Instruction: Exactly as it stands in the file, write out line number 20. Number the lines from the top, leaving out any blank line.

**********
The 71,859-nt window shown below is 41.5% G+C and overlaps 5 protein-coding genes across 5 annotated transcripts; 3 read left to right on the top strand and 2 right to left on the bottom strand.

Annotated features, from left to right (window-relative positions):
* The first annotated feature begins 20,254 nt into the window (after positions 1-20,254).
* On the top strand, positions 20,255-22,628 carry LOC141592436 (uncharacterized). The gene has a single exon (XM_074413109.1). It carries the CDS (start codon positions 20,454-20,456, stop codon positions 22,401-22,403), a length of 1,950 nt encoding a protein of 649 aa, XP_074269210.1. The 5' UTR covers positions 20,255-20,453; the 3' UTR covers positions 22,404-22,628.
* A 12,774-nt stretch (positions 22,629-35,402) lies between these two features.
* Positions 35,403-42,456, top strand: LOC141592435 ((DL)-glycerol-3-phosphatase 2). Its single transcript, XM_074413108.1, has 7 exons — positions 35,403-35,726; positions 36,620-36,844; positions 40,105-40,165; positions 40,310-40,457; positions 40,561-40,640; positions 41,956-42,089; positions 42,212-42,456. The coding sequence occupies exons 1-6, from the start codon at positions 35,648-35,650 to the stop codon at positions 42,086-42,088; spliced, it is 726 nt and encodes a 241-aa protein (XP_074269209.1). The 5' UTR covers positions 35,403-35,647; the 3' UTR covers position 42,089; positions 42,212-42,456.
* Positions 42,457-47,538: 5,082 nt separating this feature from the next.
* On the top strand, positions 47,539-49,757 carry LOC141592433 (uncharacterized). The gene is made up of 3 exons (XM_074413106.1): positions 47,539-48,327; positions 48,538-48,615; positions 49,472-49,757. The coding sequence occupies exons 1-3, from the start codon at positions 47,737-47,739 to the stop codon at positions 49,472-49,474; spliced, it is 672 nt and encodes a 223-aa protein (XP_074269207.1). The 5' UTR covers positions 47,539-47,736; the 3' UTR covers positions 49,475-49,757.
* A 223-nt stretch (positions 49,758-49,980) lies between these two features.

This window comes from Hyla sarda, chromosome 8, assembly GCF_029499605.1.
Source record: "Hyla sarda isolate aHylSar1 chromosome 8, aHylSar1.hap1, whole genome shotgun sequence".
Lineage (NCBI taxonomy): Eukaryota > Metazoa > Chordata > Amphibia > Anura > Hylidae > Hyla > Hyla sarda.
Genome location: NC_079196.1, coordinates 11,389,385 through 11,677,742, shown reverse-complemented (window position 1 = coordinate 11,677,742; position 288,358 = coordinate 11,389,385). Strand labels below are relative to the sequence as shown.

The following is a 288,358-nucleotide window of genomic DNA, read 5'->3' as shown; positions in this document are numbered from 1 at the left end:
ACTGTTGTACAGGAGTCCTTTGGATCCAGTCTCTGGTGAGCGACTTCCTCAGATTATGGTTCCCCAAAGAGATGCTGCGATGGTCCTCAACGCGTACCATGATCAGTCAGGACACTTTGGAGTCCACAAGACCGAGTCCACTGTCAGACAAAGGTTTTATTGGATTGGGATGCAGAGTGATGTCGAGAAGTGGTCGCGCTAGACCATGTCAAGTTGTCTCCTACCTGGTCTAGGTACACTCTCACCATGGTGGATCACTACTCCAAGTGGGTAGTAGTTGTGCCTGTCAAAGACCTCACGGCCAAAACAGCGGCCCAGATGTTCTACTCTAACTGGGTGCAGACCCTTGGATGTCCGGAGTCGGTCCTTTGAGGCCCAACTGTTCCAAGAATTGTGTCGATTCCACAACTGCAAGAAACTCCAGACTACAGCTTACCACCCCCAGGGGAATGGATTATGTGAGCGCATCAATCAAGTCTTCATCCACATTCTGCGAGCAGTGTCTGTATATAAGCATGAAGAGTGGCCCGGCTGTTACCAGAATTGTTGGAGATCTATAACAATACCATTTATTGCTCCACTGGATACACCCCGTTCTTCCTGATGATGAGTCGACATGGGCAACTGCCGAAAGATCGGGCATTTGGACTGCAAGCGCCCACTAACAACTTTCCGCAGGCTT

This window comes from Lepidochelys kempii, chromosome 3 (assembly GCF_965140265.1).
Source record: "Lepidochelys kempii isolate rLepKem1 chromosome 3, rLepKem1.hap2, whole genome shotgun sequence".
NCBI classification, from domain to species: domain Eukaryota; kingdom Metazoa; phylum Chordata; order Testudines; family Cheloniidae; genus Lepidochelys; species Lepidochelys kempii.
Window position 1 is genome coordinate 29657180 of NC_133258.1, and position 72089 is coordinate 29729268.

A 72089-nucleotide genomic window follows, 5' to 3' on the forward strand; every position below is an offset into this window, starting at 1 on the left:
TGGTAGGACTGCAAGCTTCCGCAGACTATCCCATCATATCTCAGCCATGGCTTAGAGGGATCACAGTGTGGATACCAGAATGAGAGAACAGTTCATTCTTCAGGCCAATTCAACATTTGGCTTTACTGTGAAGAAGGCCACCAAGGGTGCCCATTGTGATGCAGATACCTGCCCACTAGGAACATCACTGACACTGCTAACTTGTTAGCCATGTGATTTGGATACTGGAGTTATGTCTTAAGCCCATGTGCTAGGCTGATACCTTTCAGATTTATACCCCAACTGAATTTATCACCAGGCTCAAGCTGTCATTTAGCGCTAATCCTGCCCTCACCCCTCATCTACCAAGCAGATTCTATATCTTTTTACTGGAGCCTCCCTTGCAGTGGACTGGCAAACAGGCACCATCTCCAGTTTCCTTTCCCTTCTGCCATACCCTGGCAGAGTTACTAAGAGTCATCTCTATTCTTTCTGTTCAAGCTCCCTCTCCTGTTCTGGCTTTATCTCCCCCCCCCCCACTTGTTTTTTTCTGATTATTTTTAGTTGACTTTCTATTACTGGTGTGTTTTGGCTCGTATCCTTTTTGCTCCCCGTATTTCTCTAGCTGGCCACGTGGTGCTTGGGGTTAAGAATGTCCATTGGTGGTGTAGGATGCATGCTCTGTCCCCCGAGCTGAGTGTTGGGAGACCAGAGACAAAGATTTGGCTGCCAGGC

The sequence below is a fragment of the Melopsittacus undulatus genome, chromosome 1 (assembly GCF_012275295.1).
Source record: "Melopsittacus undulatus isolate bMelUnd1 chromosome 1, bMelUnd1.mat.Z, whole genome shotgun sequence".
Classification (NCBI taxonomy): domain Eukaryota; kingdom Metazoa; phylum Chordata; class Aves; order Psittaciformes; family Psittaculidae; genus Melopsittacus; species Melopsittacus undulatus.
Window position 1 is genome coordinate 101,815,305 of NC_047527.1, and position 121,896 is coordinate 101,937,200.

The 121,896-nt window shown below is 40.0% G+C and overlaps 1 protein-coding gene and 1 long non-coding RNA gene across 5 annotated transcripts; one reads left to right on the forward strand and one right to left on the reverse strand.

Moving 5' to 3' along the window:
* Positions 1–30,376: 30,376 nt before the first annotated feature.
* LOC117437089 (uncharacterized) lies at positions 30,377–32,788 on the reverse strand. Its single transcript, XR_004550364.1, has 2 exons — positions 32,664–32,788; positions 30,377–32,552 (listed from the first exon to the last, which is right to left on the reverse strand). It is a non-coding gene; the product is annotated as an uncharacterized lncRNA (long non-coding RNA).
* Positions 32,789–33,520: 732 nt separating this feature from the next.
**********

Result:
A 72089-nucleotide genomic window follows, 5' to 3' on the forward strand; every position below is an offset into this window, starting at 1 on the left: